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I am quite new to this copula idea. In particular I am confused about the definition of a Gaussian copula. For a copula to be a Gaussian copula does the marginals have to Gaussian as well? Or it can be of any distribution? From the wikipedia page it looks like it has to be (http://en.wikipedia.org/wiki/Copula_(probability_theory)#Gaussian_copula) but I thought it needn't be.

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  • $\begingroup$ copulas are independent of the marginal distribution. $\endgroup$ – Glen_b Sep 9 '14 at 7:07
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No, that's the point of the copula.

Consider a random variable $X$ and its CDF $F$. Since $F$ is just a function, you can apply it to $X$ to obtain a new random variable $W \equiv F{(X)}$. It is always true that $W\sim \operatorname{Uniform}{[0,1]}$ when defined this way. (this was actually the content of my very first question here)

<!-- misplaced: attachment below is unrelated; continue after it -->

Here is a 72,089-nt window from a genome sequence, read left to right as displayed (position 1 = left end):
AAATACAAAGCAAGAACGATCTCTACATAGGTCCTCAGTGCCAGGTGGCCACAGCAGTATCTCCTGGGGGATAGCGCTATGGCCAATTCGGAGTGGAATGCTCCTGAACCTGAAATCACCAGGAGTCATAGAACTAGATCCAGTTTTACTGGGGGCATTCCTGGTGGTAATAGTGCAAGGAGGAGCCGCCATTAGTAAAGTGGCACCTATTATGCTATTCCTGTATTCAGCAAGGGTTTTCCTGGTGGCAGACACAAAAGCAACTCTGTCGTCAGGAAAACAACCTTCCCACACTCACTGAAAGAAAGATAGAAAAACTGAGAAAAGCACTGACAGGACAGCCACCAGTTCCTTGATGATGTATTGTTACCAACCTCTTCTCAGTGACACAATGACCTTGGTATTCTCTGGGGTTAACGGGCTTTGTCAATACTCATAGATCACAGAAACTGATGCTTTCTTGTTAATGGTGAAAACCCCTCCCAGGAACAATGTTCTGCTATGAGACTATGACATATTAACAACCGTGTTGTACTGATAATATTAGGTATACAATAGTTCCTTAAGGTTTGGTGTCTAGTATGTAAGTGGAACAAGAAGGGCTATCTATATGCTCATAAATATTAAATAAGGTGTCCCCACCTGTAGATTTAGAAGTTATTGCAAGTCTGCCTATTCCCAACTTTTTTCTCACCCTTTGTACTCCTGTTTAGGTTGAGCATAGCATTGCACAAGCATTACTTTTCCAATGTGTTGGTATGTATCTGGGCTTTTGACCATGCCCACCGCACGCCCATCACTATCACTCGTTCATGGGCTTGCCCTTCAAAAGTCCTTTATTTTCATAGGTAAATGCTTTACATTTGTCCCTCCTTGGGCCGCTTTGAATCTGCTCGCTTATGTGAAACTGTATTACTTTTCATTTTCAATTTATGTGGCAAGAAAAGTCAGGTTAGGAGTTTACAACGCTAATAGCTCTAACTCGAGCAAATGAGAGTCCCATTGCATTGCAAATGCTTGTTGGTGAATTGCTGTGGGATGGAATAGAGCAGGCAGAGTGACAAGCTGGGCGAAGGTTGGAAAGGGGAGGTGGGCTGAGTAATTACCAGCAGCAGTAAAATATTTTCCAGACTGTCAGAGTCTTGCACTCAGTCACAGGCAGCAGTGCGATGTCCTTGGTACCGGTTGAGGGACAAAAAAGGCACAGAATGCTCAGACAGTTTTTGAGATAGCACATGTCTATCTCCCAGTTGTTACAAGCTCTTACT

Now think of a vector of random variables $(X_1,\dots,X_d)$ with their respective marginal CDFs $F_1,\dots,F_d$. $\left(F_1{(X_1)},\dots,F_K{(X_d)}\right)$ is just a vector of those $W$'s. It's a vector of random variables that are uniformly distributed on $[0,1]$. Keep in mind that these are marginal distributions; we haven't said anything yet about if and how they might depend on each other.

The Gaussian copula is just a multivariate probability distribution defined on the unit square/cube/hypercube $[0,1]^d$. Using what we demonstrated above, it should be apparent that $\left(F_1{(X_1)},\dots,F_d{(X_d)}\right)$ is a function that maps onto $[0,1]^d$. Therefore any such vector could have a Gaussian copula as its distribution.

So when Wikipedia says the Gaussian copula is "$\Phi_R(\Phi^{-1}{(u_1)},\dots,\Phi^{-1}{(u_d)})$", it doesn't mean that the $U$'s are your data. They can be, but they don't have to be. $U_i$ can be freely defined as $F_i{(X_i)}$ where $X_i$ is one of your data variables and $F_i$ is its CDF. So that distribution is equivalent to $\Phi_R(\Phi^{-1}{(F_1{(X_1)})},\dots,\Phi^{-1}{(F_d{(X_d)})})$. If you wanted standard Gaussian marginals, your distribution would be $\Phi_R(\Phi^{-1}{(\Phi{(X_1)})},\dots,\Phi^{-1}{(\Phi{(X_d)})})$ -- i.e. the copula would reduce to a multivariate normal distribution.

This is all laid out in that same article, in the Mathematical Definition section, but it's pretty terse.

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